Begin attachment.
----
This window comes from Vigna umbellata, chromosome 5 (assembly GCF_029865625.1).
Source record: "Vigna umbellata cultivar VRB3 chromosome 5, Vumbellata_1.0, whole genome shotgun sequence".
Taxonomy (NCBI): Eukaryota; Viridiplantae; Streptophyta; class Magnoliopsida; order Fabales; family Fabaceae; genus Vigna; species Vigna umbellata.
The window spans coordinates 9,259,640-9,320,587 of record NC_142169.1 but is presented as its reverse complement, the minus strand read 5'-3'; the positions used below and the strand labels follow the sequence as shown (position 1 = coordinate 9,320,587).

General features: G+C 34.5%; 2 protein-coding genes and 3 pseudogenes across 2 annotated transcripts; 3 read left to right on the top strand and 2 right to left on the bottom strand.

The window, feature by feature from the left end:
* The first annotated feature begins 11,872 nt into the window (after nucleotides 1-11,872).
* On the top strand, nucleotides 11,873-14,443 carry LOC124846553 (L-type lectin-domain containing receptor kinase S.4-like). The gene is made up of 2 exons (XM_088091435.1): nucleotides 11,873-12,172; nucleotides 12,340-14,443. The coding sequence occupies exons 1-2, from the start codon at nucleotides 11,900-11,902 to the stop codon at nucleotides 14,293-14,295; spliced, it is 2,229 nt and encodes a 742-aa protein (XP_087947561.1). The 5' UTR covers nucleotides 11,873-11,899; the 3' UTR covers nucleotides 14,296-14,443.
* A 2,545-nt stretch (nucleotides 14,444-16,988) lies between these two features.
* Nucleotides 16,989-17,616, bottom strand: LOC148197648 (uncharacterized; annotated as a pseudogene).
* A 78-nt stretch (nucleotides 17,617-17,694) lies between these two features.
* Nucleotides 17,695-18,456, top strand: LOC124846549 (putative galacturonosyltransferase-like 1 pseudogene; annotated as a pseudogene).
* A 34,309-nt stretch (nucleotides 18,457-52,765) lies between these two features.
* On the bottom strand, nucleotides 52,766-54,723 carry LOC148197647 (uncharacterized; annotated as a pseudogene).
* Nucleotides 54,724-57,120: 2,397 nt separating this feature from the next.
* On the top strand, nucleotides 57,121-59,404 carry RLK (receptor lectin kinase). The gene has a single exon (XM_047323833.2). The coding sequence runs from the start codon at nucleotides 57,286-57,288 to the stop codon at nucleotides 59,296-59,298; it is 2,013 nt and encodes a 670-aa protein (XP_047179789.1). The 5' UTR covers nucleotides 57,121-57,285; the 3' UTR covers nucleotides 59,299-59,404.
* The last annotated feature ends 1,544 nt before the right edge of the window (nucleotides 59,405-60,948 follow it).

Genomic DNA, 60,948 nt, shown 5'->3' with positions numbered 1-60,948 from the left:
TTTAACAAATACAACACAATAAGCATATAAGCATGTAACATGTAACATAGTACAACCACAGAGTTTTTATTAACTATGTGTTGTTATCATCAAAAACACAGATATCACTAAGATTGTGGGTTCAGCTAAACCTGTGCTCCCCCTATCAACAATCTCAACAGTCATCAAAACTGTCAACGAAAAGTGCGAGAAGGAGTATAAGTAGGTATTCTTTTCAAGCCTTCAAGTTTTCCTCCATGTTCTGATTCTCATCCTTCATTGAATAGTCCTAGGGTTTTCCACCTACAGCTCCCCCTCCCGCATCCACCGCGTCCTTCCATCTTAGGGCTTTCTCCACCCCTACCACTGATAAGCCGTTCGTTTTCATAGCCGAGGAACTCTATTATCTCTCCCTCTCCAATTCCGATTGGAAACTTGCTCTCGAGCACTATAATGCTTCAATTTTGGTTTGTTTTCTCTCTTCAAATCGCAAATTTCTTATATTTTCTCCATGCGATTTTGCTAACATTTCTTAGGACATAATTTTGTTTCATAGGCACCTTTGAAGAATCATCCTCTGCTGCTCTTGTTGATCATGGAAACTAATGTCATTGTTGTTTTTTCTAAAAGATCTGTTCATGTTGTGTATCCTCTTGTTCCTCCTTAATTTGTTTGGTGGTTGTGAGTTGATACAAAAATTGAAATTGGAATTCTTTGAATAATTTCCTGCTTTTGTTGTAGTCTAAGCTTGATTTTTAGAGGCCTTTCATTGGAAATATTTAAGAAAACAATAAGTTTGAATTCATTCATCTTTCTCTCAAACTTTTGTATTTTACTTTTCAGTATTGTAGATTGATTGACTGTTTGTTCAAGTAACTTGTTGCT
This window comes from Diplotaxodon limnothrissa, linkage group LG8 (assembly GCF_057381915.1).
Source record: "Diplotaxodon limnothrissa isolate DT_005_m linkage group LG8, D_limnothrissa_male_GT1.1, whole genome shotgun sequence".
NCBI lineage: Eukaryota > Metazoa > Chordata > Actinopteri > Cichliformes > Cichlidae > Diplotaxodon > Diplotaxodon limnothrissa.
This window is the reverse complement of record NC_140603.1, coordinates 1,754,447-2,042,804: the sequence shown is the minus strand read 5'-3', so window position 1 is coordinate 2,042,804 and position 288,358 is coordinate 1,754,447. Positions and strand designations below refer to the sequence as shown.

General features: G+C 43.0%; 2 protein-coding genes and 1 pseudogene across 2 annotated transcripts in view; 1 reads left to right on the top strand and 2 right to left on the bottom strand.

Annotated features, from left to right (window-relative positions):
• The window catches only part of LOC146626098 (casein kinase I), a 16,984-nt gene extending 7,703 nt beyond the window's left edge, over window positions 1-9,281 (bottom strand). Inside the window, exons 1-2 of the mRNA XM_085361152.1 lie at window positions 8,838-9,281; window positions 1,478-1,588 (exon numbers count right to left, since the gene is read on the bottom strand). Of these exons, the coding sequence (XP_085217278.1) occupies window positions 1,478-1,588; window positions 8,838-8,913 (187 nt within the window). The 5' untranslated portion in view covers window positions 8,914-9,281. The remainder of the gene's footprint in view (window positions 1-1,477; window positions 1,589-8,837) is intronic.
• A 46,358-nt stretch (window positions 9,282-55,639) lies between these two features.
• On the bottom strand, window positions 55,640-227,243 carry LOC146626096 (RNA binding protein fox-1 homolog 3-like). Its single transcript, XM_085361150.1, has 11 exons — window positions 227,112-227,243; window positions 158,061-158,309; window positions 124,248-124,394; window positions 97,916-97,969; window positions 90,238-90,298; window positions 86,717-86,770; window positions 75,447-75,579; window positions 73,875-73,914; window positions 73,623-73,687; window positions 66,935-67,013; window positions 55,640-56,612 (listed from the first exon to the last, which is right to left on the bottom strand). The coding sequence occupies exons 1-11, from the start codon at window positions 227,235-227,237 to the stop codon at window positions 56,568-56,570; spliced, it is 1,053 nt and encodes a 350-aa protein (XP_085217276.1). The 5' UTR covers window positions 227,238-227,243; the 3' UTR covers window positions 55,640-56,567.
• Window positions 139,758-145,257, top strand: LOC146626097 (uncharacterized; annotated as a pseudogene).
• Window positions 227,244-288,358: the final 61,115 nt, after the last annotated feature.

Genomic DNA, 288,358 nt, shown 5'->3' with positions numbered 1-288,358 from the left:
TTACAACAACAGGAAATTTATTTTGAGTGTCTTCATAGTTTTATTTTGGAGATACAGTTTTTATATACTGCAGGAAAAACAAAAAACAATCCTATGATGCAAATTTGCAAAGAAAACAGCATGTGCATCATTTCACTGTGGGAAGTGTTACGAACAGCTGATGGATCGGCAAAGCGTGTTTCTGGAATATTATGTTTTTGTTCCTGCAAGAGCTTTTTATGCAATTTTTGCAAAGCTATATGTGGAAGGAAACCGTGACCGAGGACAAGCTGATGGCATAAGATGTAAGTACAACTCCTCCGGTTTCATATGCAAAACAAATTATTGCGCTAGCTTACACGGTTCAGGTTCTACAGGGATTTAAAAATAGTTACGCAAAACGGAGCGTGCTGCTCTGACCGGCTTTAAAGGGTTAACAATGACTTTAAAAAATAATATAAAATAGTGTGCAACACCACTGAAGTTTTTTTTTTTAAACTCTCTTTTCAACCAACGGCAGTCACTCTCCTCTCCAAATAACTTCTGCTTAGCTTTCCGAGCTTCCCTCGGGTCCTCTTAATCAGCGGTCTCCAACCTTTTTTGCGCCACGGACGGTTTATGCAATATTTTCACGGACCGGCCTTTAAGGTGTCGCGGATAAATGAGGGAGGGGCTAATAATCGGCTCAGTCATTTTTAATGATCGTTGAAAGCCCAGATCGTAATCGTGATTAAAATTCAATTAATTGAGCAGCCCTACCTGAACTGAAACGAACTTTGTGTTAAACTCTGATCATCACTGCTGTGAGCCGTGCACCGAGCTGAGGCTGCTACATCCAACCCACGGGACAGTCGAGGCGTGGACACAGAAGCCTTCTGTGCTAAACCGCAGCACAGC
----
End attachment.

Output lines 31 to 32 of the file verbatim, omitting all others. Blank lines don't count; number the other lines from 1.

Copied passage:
Genomic DNA, 288,358 nt, shown 5'->3' with positions numbered 1-288,358 from the left:
TTACAACAACAGGAAATTTATTTTGAGTGTCTTCATAGTTTTATTTTGGAGATACAGTTTTTATATACTGCAGGAAAAACAAAAAACAATCCTATGATGCAAATTTGCAAAGAAAACAGCATGTGCATCATTTCACTGTGGGAAGTGTTACGAACAGCTGATGGATCGGCAAAGCGTGTTTCTGGAATATTATGTTTTTGTTCCTGCAAGAGCTTTTTATGCAATTTTTGCAAAGCTATATGTGGAAGGAAACCGTGACCGAGGACAAGCTGATGGCATAAGATGTAAGTACAACTCCTCCGGTTTCATATGCAAAACAAATTATTGCGCTAGCTTACACGGTTCAGGTTCTACAGGGATTTAAAAATAGTTACGCAAAACGGAGCGTGCTGCTCTGACCGGCTTTAAAGGGTTAACAATGACTTTAAAAAATAATATAAAATAGTGTGCAACACCACTGAAGTTTTTTTTTTTAAACTCTCTTTTCAACCAACGGCAGTCACTCTCCTCTCCAAATAACTTCTGCTTAGCTTTCCGAGCTTCCCTCGGGTCCTCTTAATCAGCGGTCTCCAACCTTTTTTGCGCCACGGACGGTTTATGCAATATTTTCACGGACCGGCCTTTAAGGTGTCGCGGATAAATGAGGGAGGGGCTAATAATCGGCTCAGTCATTTTTAATGATCGTTGAAAGCCCAGATCGTAATCGTGATTAAAATTCAATTAATTGAGCAGCCCTACCTGAACTGAAACGAACTTTGTGTTAAACTCTGATCATCACTGCTGTGAGCCGTGCACCGAGCTGAGGCTGCTACATCCAACCCACGGGACAGTCGAGGCGTGGACACAGAAGCCTTCTGTGCTAAACCGCAGCACAGC